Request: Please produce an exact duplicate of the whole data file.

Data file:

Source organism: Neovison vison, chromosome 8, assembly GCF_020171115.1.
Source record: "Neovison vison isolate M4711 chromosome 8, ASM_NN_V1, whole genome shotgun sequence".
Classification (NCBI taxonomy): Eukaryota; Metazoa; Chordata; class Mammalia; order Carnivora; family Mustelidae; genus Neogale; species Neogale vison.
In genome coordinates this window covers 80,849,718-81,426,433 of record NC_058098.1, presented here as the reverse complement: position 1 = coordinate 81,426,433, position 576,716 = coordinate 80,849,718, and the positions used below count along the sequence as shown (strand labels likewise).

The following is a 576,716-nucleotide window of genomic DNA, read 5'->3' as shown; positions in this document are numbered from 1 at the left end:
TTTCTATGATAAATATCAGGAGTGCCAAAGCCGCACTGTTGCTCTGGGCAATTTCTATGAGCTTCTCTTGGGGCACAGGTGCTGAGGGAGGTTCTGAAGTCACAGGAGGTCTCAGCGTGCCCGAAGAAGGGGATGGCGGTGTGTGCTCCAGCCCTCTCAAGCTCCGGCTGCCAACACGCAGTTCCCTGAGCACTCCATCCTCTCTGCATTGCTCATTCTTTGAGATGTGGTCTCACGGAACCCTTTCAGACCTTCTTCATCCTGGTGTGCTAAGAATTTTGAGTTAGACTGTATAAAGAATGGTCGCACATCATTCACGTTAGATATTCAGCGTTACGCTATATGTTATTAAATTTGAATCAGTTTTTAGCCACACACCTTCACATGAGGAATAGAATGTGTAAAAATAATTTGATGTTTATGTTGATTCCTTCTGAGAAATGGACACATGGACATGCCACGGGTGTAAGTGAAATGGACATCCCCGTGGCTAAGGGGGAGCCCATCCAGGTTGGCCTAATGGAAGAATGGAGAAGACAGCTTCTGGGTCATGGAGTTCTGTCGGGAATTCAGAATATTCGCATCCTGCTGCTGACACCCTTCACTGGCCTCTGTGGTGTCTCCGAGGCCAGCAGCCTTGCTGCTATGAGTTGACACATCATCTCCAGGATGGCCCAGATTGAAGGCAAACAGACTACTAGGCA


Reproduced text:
Source organism: Neovison vison, chromosome 8, assembly GCF_020171115.1.
Source record: "Neovison vison isolate M4711 chromosome 8, ASM_NN_V1, whole genome shotgun sequence".
Classification (NCBI taxonomy): Eukaryota; Metazoa; Chordata; class Mammalia; order Carnivora; family Mustelidae; genus Neogale; species Neogale vison.
In genome coordinates this window covers 80,849,718-81,426,433 of record NC_058098.1, presented here as the reverse complement: position 1 = coordinate 81,426,433, position 576,716 = coordinate 80,849,718, and the positions used below count along the sequence as shown (strand labels likewise).

The following is a 576,716-nucleotide window of genomic DNA, read 5'->3' as shown; positions in this document are numbered from 1 at the left end:
TTTCTATGATAAATATCAGGAGTGCCAAAGCCGCACTGTTGCTCTGGGCAATTTCTATGAGCTTCTCTTGGGGCACAGGTGCTGAGGGAGGTTCTGAAGTCACAGGAGGTCTCAGCGTGCCCGAAGAAGGGGATGGCGGTGTGTGCTCCAGCCCTCTCAAGCTCCGGCTGCCAACACGCAGTTCCCTGAGCACTCCATCCTCTCTGCATTGCTCATTCTTTGAGATGTGGTCTCACGGAACCCTTTCAGACCTTCTTCATCCTGGTGTGCTAAGAATTTTGAGTTAGACTGTATAAAGAATGGTCGCACATCATTCACGTTAGATATTCAGCGTTACGCTATATGTTATTAAATTTGAATCAGTTTTTAGCCACACACCTTCACATGAGGAATAGAATGTGTAAAAATAATTTGATGTTTATGTTGATTCCTTCTGAGAAATGGACACATGGACATGCCACGGGTGTAAGTGAAATGGACATCCCCGTGGCTAAGGGGGAGCCCATCCAGGTTGGCCTAATGGAAGAATGGAGAAGACAGCTTCTGGGTCATGGAGTTCTGTCGGGAATTCAGAATATTCGCATCCTGCTGCTGACACCCTTCACTGGCCTCTGTGGTGTCTCCGAGGCCAGCAGCCTTGCTGCTATGAGTTGACACATCATCTCCAGGATGGCCCAGATTGAAGGCAAACAGACTACTAGGCA